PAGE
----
Auction of Al Capone’s heirlooms rakes in a ‘shocking’ $3.1 million
The starting bid was $50,000 for Capone’s .45-caliber Colt model 1911 semi-automatic pistol, his “favorite” weapon. It sold for $1 million, Brian Witherell said Monday.
A once-in-a-lifetime auction of Al Capone’s personal effects, including his “favorite” gun, garnered more than $3.1 million — four times more than what the Sacramento-based auction house expected.
More than 1,200 bidders registered from all 50 states and several countries participated in “The Century of Notoriety: The Estate of Al Capone” Friday night. Several dozen flew into Sacramento to attend the invite-only live auction, which was closed to the media.
The priciest item was Capone’s .45-caliber Colt model 1911 semi-automatic pistol, which had been deemed his “favorite” weapon. The starting bid was $50,000, and it ultimately sold for $1 million, according to Brian Witherell, head of the auction house that was tasked by the Chicago mobster’s three granddaughters with overseeing the sale of 174 lots. It’s believed to be the most expensive 20th Century firearm sold at auction.
The gun’s buyer requested to remain anonymous as of Monday.
Another of Capone’s guns — also a Colt semi-automatic handgun — went for $242,000.
“All of it was shocking in a lot of ways,” Witherell said Monday. “Even when I thought, if all the stars aligned, it doubled that.”
Other highlights from the night included Capone’s cigar humidifier, which sold for $145,200; his platinum-and-diamond Patek Philippe pocket watch ($229,900); his gold money clip ($54,450) and a diamond monogram pendant ($72,600).
A letter Capone wrote from Alcatraz Federal Penitentiary to his only son, Sonny, was purchased for $56,700.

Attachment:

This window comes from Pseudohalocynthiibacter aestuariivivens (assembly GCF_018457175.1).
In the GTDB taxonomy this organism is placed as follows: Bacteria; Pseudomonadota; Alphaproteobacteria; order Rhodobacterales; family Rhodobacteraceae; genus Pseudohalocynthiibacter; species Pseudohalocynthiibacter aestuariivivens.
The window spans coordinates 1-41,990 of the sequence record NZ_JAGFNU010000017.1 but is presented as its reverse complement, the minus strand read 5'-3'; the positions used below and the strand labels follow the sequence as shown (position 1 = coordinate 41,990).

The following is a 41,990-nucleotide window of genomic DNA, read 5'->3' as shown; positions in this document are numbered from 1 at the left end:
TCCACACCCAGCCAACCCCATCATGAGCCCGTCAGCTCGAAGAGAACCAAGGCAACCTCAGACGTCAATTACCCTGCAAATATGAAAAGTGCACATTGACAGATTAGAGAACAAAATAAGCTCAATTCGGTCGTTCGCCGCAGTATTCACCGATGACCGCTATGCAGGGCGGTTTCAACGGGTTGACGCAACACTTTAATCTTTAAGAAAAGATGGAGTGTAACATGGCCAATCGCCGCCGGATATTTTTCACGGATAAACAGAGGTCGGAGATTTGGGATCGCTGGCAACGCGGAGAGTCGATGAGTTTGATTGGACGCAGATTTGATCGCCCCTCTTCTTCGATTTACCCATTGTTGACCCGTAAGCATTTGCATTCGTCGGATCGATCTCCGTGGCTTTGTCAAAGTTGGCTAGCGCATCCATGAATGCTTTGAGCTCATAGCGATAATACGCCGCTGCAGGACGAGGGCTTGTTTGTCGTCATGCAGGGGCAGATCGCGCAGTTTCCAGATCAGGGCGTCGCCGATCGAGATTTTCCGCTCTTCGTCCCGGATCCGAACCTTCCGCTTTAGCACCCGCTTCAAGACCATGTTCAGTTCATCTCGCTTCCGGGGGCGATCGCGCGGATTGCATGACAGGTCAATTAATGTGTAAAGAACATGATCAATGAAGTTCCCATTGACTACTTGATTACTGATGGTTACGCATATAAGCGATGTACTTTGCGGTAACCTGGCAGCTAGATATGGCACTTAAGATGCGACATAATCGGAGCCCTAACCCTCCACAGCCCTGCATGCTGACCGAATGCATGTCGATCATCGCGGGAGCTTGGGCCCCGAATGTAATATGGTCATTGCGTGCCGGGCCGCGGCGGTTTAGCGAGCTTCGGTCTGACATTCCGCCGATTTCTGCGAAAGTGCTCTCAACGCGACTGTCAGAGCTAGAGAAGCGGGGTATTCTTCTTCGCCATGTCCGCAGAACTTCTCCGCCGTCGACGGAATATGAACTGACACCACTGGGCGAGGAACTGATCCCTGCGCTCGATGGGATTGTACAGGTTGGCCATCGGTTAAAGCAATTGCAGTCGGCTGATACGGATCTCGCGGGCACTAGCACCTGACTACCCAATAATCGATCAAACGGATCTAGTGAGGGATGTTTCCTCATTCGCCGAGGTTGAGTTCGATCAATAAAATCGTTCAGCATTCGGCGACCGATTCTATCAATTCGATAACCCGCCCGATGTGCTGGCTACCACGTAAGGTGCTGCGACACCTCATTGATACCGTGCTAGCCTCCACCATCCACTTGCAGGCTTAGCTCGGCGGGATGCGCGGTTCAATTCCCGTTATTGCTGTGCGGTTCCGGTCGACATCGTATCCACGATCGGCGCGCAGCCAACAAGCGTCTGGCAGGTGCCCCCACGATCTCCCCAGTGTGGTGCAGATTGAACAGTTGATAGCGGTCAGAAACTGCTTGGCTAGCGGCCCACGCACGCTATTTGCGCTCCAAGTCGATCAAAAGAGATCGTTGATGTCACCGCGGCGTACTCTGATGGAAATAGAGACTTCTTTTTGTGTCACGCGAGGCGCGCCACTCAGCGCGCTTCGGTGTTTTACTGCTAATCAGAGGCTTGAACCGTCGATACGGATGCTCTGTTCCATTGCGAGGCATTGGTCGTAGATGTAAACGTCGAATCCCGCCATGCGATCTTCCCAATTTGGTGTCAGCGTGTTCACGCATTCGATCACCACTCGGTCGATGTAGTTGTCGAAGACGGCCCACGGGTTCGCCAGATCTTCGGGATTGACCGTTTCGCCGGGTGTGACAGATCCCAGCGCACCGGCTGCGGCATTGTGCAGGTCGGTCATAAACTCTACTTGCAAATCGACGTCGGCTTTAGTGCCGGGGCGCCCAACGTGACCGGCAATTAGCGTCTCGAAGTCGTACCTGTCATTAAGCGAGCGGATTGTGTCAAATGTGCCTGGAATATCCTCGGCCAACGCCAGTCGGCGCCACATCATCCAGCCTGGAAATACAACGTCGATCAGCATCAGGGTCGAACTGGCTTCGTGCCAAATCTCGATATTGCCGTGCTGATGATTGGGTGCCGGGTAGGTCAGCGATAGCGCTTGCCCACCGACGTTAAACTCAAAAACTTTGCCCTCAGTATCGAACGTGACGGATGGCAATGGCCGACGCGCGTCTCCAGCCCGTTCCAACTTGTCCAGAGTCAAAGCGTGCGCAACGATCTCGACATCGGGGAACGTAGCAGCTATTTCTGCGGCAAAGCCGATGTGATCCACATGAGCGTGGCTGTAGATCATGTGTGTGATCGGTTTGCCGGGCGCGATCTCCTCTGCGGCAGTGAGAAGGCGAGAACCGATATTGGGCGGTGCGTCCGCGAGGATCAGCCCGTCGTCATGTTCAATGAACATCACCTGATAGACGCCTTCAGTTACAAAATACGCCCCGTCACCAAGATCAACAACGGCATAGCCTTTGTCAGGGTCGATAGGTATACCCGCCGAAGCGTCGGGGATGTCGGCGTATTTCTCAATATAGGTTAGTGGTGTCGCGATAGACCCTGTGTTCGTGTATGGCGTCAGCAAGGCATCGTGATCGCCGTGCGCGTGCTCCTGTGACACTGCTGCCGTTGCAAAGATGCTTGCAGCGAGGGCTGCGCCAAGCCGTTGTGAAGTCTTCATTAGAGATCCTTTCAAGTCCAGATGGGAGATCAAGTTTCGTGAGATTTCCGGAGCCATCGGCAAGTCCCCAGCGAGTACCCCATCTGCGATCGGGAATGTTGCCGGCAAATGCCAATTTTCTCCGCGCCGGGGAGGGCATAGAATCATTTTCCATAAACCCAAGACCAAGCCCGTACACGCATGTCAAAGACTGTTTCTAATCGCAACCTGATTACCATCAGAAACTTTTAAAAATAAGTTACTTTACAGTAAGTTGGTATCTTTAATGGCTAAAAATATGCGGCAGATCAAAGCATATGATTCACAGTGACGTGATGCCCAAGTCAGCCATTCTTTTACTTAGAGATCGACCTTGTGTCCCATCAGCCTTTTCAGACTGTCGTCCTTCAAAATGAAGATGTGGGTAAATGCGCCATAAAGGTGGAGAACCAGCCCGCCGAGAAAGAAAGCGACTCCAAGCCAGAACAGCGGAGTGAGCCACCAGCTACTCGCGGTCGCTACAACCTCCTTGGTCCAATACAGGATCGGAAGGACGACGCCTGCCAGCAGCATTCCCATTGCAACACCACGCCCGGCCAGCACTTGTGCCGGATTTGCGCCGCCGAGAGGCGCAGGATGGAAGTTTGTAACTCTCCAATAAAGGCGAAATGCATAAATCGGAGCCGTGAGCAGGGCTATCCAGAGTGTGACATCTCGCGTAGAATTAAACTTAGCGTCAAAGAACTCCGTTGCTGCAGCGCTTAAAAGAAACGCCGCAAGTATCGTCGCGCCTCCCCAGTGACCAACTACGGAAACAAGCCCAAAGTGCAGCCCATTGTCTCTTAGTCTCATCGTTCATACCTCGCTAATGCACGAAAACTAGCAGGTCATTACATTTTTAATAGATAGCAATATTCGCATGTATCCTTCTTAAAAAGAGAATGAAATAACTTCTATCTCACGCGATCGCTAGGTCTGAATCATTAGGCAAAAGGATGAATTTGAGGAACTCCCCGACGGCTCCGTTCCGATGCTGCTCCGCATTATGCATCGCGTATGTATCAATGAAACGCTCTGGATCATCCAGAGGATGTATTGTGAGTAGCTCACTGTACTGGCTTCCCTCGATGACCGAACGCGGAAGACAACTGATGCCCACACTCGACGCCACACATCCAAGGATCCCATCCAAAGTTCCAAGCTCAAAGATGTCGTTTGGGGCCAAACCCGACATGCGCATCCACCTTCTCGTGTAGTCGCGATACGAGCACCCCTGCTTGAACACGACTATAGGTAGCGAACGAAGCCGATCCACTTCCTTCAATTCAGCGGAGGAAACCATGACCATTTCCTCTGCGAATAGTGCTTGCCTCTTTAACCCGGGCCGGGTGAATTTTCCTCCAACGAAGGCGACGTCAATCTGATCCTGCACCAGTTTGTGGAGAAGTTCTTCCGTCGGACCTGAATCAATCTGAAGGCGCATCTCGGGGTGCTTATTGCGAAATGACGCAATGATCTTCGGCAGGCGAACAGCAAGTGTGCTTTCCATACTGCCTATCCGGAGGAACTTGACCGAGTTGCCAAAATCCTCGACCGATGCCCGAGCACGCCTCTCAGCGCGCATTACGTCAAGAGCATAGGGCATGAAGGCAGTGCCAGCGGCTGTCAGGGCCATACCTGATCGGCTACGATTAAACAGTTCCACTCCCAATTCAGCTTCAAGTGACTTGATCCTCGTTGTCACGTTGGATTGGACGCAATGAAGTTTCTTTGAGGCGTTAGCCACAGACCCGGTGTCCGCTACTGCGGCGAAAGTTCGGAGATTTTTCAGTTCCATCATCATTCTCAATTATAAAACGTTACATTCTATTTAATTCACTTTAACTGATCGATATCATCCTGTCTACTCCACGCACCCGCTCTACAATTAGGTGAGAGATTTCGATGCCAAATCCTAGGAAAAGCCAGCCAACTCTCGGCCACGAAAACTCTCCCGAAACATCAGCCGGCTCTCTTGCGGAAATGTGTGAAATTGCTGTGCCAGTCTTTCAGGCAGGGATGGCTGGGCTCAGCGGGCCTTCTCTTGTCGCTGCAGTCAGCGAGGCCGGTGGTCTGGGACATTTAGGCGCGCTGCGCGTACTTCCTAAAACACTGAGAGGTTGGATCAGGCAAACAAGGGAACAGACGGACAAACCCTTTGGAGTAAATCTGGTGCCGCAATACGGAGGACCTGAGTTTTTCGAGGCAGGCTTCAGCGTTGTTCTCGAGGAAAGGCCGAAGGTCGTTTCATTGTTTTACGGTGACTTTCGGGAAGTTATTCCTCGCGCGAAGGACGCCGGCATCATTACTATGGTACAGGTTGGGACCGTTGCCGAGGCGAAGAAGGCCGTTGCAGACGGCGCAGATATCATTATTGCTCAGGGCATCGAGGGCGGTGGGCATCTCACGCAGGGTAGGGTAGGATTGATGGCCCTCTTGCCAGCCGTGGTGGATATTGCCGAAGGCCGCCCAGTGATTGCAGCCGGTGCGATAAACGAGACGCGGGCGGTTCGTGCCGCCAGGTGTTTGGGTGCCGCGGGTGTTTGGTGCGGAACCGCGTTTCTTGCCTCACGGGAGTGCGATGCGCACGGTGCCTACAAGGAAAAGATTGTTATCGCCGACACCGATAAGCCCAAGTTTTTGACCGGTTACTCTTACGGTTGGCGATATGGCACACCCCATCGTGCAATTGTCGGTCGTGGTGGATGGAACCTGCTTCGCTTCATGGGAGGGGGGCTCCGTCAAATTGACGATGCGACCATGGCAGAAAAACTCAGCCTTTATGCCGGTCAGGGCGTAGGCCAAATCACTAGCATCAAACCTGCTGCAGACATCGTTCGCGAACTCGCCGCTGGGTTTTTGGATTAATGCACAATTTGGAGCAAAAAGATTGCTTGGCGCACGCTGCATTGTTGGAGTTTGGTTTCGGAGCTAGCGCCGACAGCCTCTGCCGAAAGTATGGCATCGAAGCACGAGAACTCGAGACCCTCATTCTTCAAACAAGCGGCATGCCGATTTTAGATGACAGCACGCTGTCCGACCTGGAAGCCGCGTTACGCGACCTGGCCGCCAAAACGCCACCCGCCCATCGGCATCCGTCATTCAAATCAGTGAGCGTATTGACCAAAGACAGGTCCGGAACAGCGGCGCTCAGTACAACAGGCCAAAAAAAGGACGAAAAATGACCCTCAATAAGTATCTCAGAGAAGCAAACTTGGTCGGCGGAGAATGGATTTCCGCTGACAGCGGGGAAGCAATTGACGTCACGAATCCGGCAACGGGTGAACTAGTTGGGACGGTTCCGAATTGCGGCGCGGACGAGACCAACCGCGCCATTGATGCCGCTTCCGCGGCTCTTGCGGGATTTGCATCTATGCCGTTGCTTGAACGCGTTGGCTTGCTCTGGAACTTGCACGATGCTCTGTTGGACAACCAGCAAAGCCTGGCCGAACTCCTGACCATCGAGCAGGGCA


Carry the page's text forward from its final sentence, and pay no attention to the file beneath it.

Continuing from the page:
Witherell said the auction drew so much attention online that the traffic overwhelmed their website, causing some people to experience delays and lags in the bidding process.
“I think we planned as well as we could have planned for it and I think it went off better than we could have anticipated,” Witherell said.
“It was lovely,” said Capone’s granddaughter, Diane Capone, who attended the auction. “We were very pleased. It was a bit emotional at times.”
It was also a bit of a roller coaster for Craig Showalter, who sipped on pinot noir while watching auction results come in on his iPad from his home in the Glenview area.
“I called in a bid on Capone’s money clip for $3,000 and they said, ‘Well it’s already up to $48,000,” said Showalter.
And that’s how the night went for Showalter, a physician who specializes in addiction medicine, as he bid on 12 items but came up empty-handed.
He also bid $9,500 on a rug.
“But I lost that too. It was a Chinese-style rug, red rug with a bird design in the center, really a very attractive rug. It had burn marks from Capone’s cigar. That might have been a little embellishment, but I thought it sounded very nice and would have liked to have had that for my living room,” he said.
“People do get auction fever,” Showalter added. “Being an addiction medicine doctor, I limit my drinking to infrequent and not much. This was an occasion, but yes, you have to be careful. If you sit there and drink a bottle of wine and next thing you know you owe $50,000 for something, and they don’t take credit cards.”